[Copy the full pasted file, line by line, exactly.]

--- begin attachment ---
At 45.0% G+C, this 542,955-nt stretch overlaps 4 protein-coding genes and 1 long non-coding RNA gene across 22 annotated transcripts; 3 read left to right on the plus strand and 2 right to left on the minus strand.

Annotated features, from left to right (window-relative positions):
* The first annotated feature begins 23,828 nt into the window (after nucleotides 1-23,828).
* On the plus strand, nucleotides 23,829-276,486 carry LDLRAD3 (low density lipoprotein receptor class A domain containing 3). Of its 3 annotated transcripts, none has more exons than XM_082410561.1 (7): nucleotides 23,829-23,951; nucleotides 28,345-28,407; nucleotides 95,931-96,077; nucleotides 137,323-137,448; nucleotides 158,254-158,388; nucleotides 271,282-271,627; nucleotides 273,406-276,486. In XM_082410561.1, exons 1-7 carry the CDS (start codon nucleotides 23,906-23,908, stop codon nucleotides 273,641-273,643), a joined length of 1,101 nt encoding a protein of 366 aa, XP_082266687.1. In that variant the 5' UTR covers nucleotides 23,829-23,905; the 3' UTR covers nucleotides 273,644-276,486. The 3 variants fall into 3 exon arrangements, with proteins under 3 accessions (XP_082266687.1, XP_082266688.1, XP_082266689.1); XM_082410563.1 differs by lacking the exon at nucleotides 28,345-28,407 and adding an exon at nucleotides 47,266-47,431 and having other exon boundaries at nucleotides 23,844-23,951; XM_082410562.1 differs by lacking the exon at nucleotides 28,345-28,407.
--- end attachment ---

At 45.0% G+C, this 542,955-nt stretch overlaps 4 protein-coding genes and 1 long non-coding RNA gene across 22 annotated transcripts; 3 read left to right on the plus strand and 2 right to left on the minus strand.

Annotated features, from left to right (window-relative positions):
* The first annotated feature begins 23,828 nt into the window (after nucleotides 1-23,828).
* On the plus strand, nucleotides 23,829-276,486 carry LDLRAD3 (low density lipoprotein receptor class A domain containing 3). Of its 3 annotated transcripts, none has more exons than XM_082410561.1 (7): nucleotides 23,829-23,951; nucleotides 28,345-28,407; nucleotides 95,931-96,077; nucleotides 137,323-137,448; nucleotides 158,254-158,388; nucleotides 271,282-271,627; nucleotides 273,406-276,486. In XM_082410561.1, exons 1-7 carry the CDS (start codon nucleotides 23,906-23,908, stop codon nucleotides 273,641-273,643), a joined length of 1,101 nt encoding a protein of 366 aa, XP_082266687.1. In that variant the 5' UTR covers nucleotides 23,829-23,905; the 3' UTR covers nucleotides 273,644-276,486. The 3 variants fall into 3 exon arrangements, with proteins under 3 accessions (XP_082266687.1, XP_082266688.1, XP_082266689.1); XM_082410563.1 differs by lacking the exon at nucleotides 28,345-28,407 and adding an exon at nucleotides 47,266-47,431 and having other exon boundaries at nucleotides 23,844-23,951; XM_082410562.1 differs by lacking the exon at nucleotides 28,345-28,407.